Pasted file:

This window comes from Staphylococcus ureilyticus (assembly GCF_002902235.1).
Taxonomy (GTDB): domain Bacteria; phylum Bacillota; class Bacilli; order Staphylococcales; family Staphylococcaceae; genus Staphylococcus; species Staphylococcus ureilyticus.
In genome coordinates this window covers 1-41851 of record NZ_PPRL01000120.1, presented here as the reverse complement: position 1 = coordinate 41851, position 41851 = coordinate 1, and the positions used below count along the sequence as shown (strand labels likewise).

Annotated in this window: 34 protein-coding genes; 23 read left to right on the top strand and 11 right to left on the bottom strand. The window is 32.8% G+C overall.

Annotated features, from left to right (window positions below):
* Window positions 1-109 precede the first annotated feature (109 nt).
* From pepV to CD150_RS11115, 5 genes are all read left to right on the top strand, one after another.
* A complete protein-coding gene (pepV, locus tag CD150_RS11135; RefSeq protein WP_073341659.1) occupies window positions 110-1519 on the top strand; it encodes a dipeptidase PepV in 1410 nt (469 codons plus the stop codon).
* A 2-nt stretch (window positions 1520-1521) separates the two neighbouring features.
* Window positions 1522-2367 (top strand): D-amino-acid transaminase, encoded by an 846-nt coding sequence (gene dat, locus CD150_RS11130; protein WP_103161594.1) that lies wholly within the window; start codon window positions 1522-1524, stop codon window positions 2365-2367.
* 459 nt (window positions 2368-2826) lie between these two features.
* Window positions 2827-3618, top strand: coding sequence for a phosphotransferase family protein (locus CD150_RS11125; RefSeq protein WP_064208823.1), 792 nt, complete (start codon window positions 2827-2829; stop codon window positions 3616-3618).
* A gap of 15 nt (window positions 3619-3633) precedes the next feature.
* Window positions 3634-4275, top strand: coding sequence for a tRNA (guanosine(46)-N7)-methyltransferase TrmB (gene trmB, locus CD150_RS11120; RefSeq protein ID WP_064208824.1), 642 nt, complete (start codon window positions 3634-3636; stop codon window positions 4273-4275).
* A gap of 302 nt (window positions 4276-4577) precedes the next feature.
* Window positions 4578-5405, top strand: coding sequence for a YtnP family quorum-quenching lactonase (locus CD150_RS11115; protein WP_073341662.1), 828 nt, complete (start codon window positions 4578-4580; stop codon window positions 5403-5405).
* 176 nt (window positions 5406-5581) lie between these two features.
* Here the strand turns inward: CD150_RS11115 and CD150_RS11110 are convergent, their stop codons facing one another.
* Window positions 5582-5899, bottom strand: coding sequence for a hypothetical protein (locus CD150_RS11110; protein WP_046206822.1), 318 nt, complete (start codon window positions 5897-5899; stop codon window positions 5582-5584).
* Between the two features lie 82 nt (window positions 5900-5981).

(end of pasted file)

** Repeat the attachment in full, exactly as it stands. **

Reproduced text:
This window comes from Staphylococcus ureilyticus (assembly GCF_002902235.1).
Taxonomy (GTDB): domain Bacteria; phylum Bacillota; class Bacilli; order Staphylococcales; family Staphylococcaceae; genus Staphylococcus; species Staphylococcus ureilyticus.
In genome coordinates this window covers 1-41851 of record NZ_PPRL01000120.1, presented here as the reverse complement: position 1 = coordinate 41851, position 41851 = coordinate 1, and the positions used below count along the sequence as shown (strand labels likewise).

Annotated in this window: 34 protein-coding genes; 23 read left to right on the top strand and 11 right to left on the bottom strand. The window is 32.8% G+C overall.

Annotated features, from left to right (window positions below):
* Window positions 1-109 precede the first annotated feature (109 nt).
* From pepV to CD150_RS11115, 5 genes are all read left to right on the top strand, one after another.
* A complete protein-coding gene (pepV, locus tag CD150_RS11135; RefSeq protein WP_073341659.1) occupies window positions 110-1519 on the top strand; it encodes a dipeptidase PepV in 1410 nt (469 codons plus the stop codon).
* A 2-nt stretch (window positions 1520-1521) separates the two neighbouring features.
* Window positions 1522-2367 (top strand): D-amino-acid transaminase, encoded by an 846-nt coding sequence (gene dat, locus CD150_RS11130; protein WP_103161594.1) that lies wholly within the window; start codon window positions 1522-1524, stop codon window positions 2365-2367.
* 459 nt (window positions 2368-2826) lie between these two features.
* Window positions 2827-3618, top strand: coding sequence for a phosphotransferase family protein (locus CD150_RS11125; RefSeq protein WP_064208823.1), 792 nt, complete (start codon window positions 2827-2829; stop codon window positions 3616-3618).
* A gap of 15 nt (window positions 3619-3633) precedes the next feature.
* Window positions 3634-4275, top strand: coding sequence for a tRNA (guanosine(46)-N7)-methyltransferase TrmB (gene trmB, locus CD150_RS11120; RefSeq protein ID WP_064208824.1), 642 nt, complete (start codon window positions 3634-3636; stop codon window positions 4273-4275).
* A gap of 302 nt (window positions 4276-4577) precedes the next feature.
* Window positions 4578-5405, top strand: coding sequence for a YtnP family quorum-quenching lactonase (locus CD150_RS11115; protein WP_073341662.1), 828 nt, complete (start codon window positions 4578-4580; stop codon window positions 5403-5405).
* 176 nt (window positions 5406-5581) lie between these two features.
* Here the strand turns inward: CD150_RS11115 and CD150_RS11110 are convergent, their stop codons facing one another.
* Window positions 5582-5899, bottom strand: coding sequence for a hypothetical protein (locus CD150_RS11110; protein WP_046206822.1), 318 nt, complete (start codon window positions 5897-5899; stop codon window positions 5582-5584).
* Between the two features lie 82 nt (window positions 5900-5981).